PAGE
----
BS: Yeah.

RA: A lot?

BS: Yeah.

RA: What about it?

BS: It’s gonna be awesome. I’m a bit worried that I’m gonna be a spinster. I think everybody has that. Wanting a baby is quite funny because it’s like the vainest activity, right? I want more of me. So I’m gonna make a baby one.

RA: When you are dating a guy, do you think about, what if this dude was my husband? Not necessarily in a serious way—

BS: Yeah. I’ve actually talked to most of them about it to. Most of my boyfriends. I’ve had the conversation. Not like The Conversation… There’s this odd bit when you’re in a relationship because we all have so many now, like people have millions of relationships before they get married in general, so there’s this awkward bit where you’re talking about some future thing, or you see your boyfriend or girlfriend around a baby, and they’ll be playing with it, and [it’s] really cute, and you’ll be like, You’re gonna be a great dad, and they’re like “What’s the connotation of that, eh? You want to reproduce with me?”

RA: Do you feel like if you want to talk about that, even in the abstract, like you feel if you did it could scare a guy?

BS: I worry about that for sure, I don’t bring it up that much, I generally wait for them to say something first… One of my ex-boyfriends, his mom built this house, this vacation house, and on the basement floor there were just rooms of bunk beds, and I’m like, “Do you have a lot of guests,” and she says, “No it’s for the grandkids,” and like, your oldest son is 18. This is kinda weird. And then you end up having conversation, like “So, the twenty children we’ll be having.” Guys like kids, right? I think guys like kids more than girls. It’s because we’re all so scared of getting pregnant all the time. I’ve realized, pregnant jokes, never funny. With boys, never funny.

RA: What’s a pregnant joke?

BS: Just like, “I’m pregnant.”

RA: Have you made that joke?

BS: A million times.

RA: And you never got a laugh.

BS: No. Just a lot of anxiety.

“Pretty Dire”

RA: Do you think that girls have lower physical standards for guys than guys have for girls?

BS: Probably. Girls have more at their disposal, and it’s more acceptable for them to do a lot of things to enhance their appearance. If you’re more average as a girl, you can make yourself look nicer. And guys can’t really do that.

RA: Do you find that that’s a problem?

BS: Kind of. Here it’s more than in other places. People get manicures, and get their hair done for events, and whiten teeth. It really depends where you’re coming from. If you think you won’t be socially accepted without it, then that’s a problem.

RA: How much makeup did you put on before this interview?

BS: Like a few hours. Woke up at five, just been going at it for hours. Laughs.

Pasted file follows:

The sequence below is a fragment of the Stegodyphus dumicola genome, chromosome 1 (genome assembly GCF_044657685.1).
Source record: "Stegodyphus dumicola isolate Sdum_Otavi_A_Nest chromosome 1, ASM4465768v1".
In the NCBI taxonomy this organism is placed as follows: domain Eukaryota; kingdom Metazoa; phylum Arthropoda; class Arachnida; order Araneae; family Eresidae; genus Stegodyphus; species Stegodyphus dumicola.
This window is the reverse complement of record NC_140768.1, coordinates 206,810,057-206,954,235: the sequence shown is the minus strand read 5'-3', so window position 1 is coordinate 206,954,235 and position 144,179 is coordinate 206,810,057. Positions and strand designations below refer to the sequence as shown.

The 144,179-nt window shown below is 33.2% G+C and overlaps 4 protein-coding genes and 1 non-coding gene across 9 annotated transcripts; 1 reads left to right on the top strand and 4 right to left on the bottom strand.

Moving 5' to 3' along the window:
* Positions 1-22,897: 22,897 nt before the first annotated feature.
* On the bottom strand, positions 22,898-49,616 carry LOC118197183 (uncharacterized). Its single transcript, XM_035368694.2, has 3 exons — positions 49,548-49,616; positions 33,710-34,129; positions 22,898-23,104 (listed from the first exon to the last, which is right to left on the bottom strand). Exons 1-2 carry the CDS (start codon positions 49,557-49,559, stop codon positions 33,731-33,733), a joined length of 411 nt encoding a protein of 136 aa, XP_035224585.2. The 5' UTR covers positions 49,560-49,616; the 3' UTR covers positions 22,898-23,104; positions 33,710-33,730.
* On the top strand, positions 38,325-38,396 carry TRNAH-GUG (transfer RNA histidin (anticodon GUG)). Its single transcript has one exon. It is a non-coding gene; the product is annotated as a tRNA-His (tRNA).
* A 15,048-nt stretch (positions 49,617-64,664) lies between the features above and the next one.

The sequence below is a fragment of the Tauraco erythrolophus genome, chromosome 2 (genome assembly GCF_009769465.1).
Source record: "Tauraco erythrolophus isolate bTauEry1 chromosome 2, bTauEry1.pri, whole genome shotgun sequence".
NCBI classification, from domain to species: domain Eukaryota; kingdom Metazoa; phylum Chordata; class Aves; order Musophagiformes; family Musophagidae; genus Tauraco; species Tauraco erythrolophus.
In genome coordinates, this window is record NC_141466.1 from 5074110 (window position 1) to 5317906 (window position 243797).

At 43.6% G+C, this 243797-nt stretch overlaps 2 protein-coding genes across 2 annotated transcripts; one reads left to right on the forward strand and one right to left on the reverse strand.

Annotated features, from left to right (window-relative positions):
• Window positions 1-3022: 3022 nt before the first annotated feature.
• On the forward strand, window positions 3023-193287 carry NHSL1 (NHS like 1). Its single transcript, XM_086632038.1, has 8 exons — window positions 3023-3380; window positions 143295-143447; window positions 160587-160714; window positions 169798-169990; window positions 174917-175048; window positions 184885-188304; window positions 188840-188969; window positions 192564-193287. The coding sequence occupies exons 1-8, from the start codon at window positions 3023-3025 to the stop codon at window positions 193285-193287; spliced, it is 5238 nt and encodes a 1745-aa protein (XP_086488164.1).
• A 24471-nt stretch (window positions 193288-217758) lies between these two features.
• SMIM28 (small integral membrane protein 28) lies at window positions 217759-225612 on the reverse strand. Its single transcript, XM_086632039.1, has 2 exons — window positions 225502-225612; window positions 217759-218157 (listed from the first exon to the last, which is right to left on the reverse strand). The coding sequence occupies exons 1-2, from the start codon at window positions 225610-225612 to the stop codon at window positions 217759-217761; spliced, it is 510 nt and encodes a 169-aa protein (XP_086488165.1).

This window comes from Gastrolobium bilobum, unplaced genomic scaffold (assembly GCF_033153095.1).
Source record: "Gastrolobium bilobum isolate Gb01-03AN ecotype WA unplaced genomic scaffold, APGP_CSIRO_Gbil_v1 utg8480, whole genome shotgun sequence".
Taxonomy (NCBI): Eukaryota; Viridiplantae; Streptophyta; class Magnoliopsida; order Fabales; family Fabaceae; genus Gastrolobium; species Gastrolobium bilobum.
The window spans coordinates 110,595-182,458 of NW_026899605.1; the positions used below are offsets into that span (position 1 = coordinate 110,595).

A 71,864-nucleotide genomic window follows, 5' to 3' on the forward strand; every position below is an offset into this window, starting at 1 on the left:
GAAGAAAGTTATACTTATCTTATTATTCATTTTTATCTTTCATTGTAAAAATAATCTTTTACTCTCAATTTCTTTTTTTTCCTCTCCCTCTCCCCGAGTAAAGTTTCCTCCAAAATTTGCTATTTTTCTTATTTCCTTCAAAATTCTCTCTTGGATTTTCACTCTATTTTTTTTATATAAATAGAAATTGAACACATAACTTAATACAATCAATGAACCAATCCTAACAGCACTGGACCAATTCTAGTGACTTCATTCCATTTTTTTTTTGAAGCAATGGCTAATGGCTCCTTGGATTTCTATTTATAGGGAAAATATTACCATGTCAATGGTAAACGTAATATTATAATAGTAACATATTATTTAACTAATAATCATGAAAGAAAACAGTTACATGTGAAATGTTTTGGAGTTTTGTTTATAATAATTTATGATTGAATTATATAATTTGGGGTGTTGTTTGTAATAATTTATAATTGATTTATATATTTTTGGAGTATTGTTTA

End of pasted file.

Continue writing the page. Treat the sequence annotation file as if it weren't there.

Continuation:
RA: How long is it going to take you before formals?

BS: I’m really bad at makeup. I have one eye shadow palette, and like two lipsticks, and no blusher, and no bronzer, and none of that. I can’t even straighten my hair because it’s straight already! Apparently that’s a look. Or curl it, because it doesn’t all curl. Pretty dire. I could cut it myself. Shave my beard. Wax my eyebrows, just off.

RA: Would you rather live in a world where everyone was just natural all the time?

BS: Yeah. I feel like I’m really going against the American mentality here, where it’s like, if you want to change something, just go change it. It isn’t worth it to me to make the effort to not do the things that I do, to not shave or not put on makeup, whatever it is, not wear a dress. I just think there are more important things to be worried about. Recently I’ve been very busy, incredibly busy, I’m taking five classes, stage-managing a show, trying to sort out stuff for this summer. I just have a lot to deal with already, getting through my life, and I think that stuff is just way more important than trying to make some stand on the fact that I should be like, shaving my head or something. And I don’t think you should have to make some physical protest. If you don’t like wearing makeup, don’t wear makeup by all means. I’m fine doing it. I don’t some days, but I do others… I didn’t know beforehand how much I fit into the gender stereotype that I’m describing. Who doesn’t want to look pretty? That sounds really bad.

RA: When you see a girl who has short hair, or dresses differently for that reason, how do you react?

BS: I think it’s hard for that person going to a school like this, probably. A lot of people are judgmental. And it stands out here. Like if you have dyed hair, there are maybe five people in this school—very few, and it’s more for a practical joke than anything else.

* * *

Speaking with Bits illuminated the quotidian trials of a twenty-year-old heterosexual woman’s life in America. She did not use this interview as an opportunity to lament institutionalized misogyny or hegemonic masculinity, but simply to reveal the types of personal issues that comprise her life. Dressing for a prospective employer, talking with a boyfriend about babies, wearing or not wearing makeup— these are undeniable aspects of womanhood that men like myself know little about because we don’t live them and we rarely ask. For Bits, being a woman “is not an interesting characteristic… at all,” but for a lifelong male like myself, learning about her day-to-day experience of life as a lady was among the more fascinating and insightful lessons that college has afforded me. I shall graduate wiser on the subject of women by at least a few bits.